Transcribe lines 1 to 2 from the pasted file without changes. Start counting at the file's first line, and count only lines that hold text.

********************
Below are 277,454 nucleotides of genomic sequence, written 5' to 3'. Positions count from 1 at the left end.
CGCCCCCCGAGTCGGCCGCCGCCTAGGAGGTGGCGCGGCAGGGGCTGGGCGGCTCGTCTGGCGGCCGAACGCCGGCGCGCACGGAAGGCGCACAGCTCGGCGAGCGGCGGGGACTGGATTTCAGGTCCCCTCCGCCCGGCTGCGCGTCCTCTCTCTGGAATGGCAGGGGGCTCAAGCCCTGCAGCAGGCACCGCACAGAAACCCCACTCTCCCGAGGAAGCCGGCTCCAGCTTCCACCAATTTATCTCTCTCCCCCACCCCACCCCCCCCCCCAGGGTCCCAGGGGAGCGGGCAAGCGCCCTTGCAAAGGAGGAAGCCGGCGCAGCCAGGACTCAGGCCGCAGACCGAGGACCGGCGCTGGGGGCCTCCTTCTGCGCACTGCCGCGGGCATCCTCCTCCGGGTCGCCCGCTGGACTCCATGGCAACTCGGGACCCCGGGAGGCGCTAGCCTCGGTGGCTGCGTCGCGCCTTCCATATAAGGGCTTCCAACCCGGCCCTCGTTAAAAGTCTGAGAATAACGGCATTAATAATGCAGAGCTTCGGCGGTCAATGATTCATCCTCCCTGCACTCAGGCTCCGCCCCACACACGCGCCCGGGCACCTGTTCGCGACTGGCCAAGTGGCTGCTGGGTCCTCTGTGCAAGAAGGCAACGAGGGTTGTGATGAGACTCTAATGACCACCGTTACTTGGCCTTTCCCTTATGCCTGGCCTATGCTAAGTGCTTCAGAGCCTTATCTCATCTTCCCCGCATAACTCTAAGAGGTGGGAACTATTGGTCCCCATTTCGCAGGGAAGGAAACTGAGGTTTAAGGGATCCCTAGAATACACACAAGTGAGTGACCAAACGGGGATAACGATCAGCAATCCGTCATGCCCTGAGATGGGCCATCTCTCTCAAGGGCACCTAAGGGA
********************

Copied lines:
Below are 277,454 nucleotides of genomic sequence, written 5' to 3'. Positions count from 1 at the left end.
CGCCCCCCGAGTCGGCCGCCGCCTAGGAGGTGGCGCGGCAGGGGCTGGGCGGCTCGTCTGGCGGCCGAACGCCGGCGCGCACGGAAGGCGCACAGCTCGGCGAGCGGCGGGGACTGGATTTCAGGTCCCCTCCGCCCGGCTGCGCGTCCTCTCTCTGGAATGGCAGGGGGCTCAAGCCCTGCAGCAGGCACCGCACAGAAACCCCACTCTCCCGAGGAAGCCGGCTCCAGCTTCCACCAATTTATCTCTCTCCCCCACCCCACCCCCCCCCCCAGGGTCCCAGGGGAGCGGGCAAGCGCCCTTGCAAAGGAGGAAGCCGGCGCAGCCAGGACTCAGGCCGCAGACCGAGGACCGGCGCTGGGGGCCTCCTTCTGCGCACTGCCGCGGGCATCCTCCTCCGGGTCGCCCGCTGGACTCCATGGCAACTCGGGACCCCGGGAGGCGCTAGCCTCGGTGGCTGCGTCGCGCCTTCCATATAAGGGCTTCCAACCCGGCCCTCGTTAAAAGTCTGAGAATAACGGCATTAATAATGCAGAGCTTCGGCGGTCAATGATTCATCCTCCCTGCACTCAGGCTCCGCCCCACACACGCGCCCGGGCACCTGTTCGCGACTGGCCAAGTGGCTGCTGGGTCCTCTGTGCAAGAAGGCAACGAGGGTTGTGATGAGACTCTAATGACCACCGTTACTTGGCCTTTCCCTTATGCCTGGCCTATGCTAAGTGCTTCAGAGCCTTATCTCATCTTCCCCGCATAACTCTAAGAGGTGGGAACTATTGGTCCCCATTTCGCAGGGAAGGAAACTGAGGTTTAAGGGATCCCTAGAATACACACAAGTGAGTGACCAAACGGGGATAACGATCAGCAATCCGTCATGCCCTGAGATGGGCCATCTCTCTCAAGGGCACCTAAGGGA